In this episode I speak to three academics who each take a critical perspective on the operation of deliberative mini-publics. Each of them takes issue with a different aspect of the impact or influence that the recommendations coming from deliberative mini-publics have on public policy.
For Associate Professor Genevieve Fuji Johnson the failure of the democratic innovations she studied (which includes deliberative mini-publics and deliberative polling) was that they didn't have any real impact on policy and decision-making.
Professor Cristina La Font takes basically the opposite view. For her deliberative mini-publics should not have any impact on policy decisions, rather they should be used to support the broader engagement of citizens.
Associate Professor Caroline Lee’s critique is that many democratic innovations, including deliberative mini-publics, appear to allow for influence or impact but the issues they are asked to consider are often heavily circumscribed, and deliberative mini-publics are explicitly denied the opportunity to address the challenges underlying the difficult issues they are faced with.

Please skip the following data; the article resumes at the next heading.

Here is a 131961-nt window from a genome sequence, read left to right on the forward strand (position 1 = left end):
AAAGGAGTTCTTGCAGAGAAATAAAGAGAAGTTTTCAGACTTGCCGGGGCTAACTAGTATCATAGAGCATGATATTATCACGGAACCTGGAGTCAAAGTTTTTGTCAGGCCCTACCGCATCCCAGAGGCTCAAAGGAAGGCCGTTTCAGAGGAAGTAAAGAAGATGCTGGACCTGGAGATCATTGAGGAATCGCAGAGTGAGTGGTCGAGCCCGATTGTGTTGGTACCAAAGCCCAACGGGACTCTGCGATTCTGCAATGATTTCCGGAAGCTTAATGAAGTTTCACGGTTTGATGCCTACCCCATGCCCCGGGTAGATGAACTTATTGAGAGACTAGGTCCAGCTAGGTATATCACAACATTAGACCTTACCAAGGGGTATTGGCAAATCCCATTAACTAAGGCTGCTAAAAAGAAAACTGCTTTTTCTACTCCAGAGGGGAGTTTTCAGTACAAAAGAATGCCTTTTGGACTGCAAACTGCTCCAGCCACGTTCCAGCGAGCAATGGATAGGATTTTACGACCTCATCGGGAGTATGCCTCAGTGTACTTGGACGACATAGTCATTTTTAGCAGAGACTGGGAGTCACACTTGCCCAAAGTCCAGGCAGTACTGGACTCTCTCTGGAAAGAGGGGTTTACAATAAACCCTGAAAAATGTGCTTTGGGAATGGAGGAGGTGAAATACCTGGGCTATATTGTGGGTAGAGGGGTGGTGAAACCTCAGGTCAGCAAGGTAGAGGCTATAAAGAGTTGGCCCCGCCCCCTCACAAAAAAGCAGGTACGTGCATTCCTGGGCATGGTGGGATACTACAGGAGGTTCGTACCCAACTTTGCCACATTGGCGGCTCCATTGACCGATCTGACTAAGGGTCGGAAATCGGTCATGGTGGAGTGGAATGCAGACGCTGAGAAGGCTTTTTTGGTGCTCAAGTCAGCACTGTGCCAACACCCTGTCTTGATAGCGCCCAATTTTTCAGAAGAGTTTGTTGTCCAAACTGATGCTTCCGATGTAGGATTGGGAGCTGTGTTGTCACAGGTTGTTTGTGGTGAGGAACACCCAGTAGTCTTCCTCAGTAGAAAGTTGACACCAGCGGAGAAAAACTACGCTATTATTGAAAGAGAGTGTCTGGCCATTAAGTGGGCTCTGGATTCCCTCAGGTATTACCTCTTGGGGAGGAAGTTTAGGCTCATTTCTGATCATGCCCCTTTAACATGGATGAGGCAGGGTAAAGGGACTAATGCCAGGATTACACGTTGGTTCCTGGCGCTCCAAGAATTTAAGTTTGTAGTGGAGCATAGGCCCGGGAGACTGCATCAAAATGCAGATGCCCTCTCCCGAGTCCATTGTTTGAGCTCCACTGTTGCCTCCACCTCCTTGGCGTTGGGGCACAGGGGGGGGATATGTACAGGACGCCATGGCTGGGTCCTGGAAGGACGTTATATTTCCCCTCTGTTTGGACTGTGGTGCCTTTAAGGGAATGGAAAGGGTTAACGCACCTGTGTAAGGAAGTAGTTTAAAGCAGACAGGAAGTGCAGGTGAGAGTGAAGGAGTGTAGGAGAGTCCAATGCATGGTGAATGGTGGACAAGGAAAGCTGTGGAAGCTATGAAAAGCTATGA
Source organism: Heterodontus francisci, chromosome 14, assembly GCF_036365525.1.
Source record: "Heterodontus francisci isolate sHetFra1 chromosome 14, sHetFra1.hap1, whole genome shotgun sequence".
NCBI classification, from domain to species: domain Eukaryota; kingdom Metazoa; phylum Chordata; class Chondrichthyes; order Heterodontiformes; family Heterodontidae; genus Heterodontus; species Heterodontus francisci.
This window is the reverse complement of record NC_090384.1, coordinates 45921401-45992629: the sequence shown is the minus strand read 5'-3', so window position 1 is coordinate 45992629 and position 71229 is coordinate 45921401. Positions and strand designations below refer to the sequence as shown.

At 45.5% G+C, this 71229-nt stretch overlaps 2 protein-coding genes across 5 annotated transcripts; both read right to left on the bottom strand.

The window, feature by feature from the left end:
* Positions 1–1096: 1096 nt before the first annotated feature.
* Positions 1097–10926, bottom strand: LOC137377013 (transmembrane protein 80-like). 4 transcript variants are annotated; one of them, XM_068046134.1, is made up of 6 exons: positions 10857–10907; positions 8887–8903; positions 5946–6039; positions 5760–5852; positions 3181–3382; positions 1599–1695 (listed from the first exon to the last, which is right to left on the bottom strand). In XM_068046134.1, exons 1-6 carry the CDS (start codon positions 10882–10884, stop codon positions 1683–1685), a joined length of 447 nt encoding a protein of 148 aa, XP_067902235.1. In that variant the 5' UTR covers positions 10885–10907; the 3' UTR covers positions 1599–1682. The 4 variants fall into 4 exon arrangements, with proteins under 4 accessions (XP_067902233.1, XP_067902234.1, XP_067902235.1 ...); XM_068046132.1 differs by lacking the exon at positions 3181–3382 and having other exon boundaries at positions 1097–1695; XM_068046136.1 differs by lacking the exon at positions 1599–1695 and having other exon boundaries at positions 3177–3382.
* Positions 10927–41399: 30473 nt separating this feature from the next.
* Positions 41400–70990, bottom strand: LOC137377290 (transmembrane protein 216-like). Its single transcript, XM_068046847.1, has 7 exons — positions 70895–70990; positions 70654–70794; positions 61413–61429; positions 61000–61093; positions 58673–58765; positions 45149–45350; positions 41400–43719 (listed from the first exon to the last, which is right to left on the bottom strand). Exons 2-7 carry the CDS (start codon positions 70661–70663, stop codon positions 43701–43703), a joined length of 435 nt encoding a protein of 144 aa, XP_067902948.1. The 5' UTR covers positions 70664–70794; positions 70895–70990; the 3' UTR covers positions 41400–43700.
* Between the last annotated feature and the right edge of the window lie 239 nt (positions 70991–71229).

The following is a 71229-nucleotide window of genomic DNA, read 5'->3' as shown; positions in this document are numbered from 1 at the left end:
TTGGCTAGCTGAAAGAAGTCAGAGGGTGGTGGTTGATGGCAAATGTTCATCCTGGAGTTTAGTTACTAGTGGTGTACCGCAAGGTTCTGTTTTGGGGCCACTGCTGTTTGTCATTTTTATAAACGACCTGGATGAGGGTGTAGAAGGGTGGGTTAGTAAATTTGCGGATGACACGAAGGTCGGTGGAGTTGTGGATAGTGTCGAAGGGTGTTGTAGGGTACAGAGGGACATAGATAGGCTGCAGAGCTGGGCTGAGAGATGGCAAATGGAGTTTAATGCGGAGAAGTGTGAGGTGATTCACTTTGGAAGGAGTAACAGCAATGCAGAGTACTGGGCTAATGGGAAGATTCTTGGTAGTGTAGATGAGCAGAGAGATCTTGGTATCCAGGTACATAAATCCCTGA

And Roslyn Fuller provides another perspective suggesting that citizens may change how they approach decision-making within a deliberative mini-public depending on whether they believe their recommendations will be implemented or not.
This is the final episode of Season 1 looking at deliberative mini-publics. If you haven't already listened to episodes 1 - 18 I'd suggest you go back and listen to them all, starting with Professor Carson explaining what deliberative mini-publics are in episode 1.1.
Season 2 will look at the history of democracy, the dominant model of representative democracy, as well as what is working and what isn’t.
Season 2 will commence in mid-March. I hope you'll join me then.